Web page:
Dog Dies From Eating Poisonous Plant

March 25, 2012 by  
Filed under Uncategorized

Dog owners need to prevent their dog being poisoned by ensuring they don’t have access to toxic plants.

Common plants that are poisonous to dogs include Apocynaceae species (Oleander), Viscum album (Mistletoe) and also Phoradendron (which is also known as Mistletoe); Euphorbia species (Castor oil plant, Coral plant, Petty spurge, Chinese tallow tree, Poinsettia, Zigzag plant, Naked lady, Acalypha, etc); Araceae species (Arum lily/Calla lily, Dieffenbachia/Dumb cane), some Solanaceae species especially Blackberry nightshade, Brazilian nightshade, Cestrum, Datura or Angels trumpet, Chalice vine or Golden cup, etc; Asclepias species (e.g. Balloon cotton bush, Red-head cotton bush, etc), Azaleas; the seeds and rhizones of the Zamia species (Cycadaceae and Zamiaceae) referred to as ‘Cycads’ and including the Sago Palm (refer to article below); Ranunculus species (Larkspur, Delphinium, Celery buttercup); Yew; Hemlock (Conium maculatum); some of the Verbena plant species (e.g. Lantana; the berries from Duranta repens) and many more plants that have toxic compounds can cause illness or even death in dogs.


The following article sadly illustrates what happened as a result of a dog eating a poisonous plant:

Atherton police dog dies after eating leaves of popular sago palm plant

By Bonnie Eslinger
Daily News Staff Writer

Though trained like all other K-9 dogs to handle dangerous situations in the hunt for criminals, a German shepherd used by the Atherton Police Department recently died after eating the leaves of a popular garden plant.

The canine, named Lotty, died Nov. 30 after ingesting the parts of a sago palm in the backyard of her handler, Officer Dean DeVlugt, according to the police department.

When their work is done police dogs go home with their handlers and become “part of the family,” said police Lt. Joe Wade.

Lotty was usually “a bundle of energy” but gradually became lethargic after eating the plant over the course of a week or so, Wade said. Concerned, DeVlugt took the dog to the vet, but by then it was too late.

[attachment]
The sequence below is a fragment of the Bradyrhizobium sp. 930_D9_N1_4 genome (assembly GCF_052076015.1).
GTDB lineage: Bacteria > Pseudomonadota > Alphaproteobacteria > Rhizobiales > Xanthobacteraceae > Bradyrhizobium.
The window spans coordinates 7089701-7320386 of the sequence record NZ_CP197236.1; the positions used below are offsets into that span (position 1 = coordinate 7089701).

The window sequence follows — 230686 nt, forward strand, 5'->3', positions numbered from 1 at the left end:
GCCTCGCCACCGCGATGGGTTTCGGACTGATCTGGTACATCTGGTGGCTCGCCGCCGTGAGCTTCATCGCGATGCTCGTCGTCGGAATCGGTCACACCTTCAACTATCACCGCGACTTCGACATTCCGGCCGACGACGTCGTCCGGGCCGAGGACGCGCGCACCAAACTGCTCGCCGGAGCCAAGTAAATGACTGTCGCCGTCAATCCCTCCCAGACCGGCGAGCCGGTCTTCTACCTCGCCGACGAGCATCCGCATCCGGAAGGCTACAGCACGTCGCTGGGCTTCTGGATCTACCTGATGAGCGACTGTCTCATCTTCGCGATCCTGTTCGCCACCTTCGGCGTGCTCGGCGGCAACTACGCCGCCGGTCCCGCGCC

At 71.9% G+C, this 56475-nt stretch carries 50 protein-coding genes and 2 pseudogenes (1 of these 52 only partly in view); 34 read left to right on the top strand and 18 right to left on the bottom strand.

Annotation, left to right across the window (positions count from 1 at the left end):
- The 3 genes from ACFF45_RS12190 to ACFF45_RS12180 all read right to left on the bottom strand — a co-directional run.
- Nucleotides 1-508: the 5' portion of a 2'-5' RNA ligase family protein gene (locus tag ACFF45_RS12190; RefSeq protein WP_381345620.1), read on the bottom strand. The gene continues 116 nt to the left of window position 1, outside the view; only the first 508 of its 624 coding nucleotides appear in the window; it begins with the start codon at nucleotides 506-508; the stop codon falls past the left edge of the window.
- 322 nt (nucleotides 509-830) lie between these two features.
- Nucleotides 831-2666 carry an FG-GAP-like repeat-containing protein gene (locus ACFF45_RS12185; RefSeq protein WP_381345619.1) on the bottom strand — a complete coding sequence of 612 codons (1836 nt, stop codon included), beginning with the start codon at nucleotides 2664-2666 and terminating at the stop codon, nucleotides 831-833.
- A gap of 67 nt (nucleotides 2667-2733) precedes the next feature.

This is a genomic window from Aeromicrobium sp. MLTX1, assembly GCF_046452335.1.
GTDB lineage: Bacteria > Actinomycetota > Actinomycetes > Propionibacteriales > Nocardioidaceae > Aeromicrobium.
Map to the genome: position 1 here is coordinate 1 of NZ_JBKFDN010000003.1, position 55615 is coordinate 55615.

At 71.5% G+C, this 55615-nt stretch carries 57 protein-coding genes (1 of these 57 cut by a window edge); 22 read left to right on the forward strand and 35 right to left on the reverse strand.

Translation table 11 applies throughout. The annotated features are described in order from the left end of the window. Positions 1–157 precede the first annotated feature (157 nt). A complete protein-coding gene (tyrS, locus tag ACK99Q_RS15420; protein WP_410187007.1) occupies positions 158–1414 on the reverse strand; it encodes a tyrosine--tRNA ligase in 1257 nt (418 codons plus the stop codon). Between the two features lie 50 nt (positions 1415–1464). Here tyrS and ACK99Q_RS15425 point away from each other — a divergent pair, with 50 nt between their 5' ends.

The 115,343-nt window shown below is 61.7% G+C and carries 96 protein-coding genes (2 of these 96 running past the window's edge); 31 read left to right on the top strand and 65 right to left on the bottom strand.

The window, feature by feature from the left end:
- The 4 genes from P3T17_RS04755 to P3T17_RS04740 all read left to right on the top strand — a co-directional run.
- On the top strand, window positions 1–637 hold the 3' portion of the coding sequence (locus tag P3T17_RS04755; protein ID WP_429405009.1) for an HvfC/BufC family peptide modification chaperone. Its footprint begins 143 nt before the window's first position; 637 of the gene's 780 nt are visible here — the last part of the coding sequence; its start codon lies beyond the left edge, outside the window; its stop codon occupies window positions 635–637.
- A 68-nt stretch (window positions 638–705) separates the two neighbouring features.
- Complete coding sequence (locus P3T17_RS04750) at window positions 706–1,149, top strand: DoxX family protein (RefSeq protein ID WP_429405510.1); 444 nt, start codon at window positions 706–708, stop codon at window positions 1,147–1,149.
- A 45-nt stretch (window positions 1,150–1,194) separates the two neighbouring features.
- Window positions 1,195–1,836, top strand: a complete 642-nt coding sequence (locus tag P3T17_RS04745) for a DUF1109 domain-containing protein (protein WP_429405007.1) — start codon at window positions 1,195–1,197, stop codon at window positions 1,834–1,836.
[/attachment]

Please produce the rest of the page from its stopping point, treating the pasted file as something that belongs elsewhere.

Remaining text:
Veterinarians “tried valiantly to save Lotty, but the poison from the deadly plant shut down her liver,” Interim City Manager John Danielson wrote in a memo to the town council last week.

Sago palms look like short trees and have become a popular landscape option in recent years.

According to Redwood City veterinarian Cathy Jennings, who did not treat Lotty, a sago palm is on a list of eight plants considered common garden poisons for pets that she gives to all her clients.

The other plants include azaleas, Easter lilies, lantanas, mistletoe, nightshades, oleander and yew.

Jennings said it’s not uncommon for pets such as Lotty to die from eating such plants, especially around the holidays with so much mistletoe around as well as poinsettias, which are toxic but not deadly.

If a pet has eaten a poisonous plant, the owner should take it and a sample of the plant to a veterinarian, she said. A poison control hotline can also give advice, she said.

Lotty’s death hit Atherton’s police department hard, Wade said. She was almost 4 years old and had been with the department since she was 2.

“Everybody loved her, how can you not love a dog that’s so happy?” he said. “She was overly jubilant to be at work.”

Police dogs assist in searches of buildings and other locations to help find and apprehend dangerous suspects, he said. Lotty was specially trained to follow a scent.


Please consult a qualified animal naturopath for advice about nutritionally-balanced diets and naturopathic medicines for the treatment of animals. 

Yours In Great Health,

Sar Rooney BHSc., DC., ND., DASc., GDSc. (Hons) Zoology, MHATO, MATMS

Naturopathic Practitioner, Researcher, Lecturer, Canine Naturopath

Science-Based Naturopathy for Canine Wellbeing 

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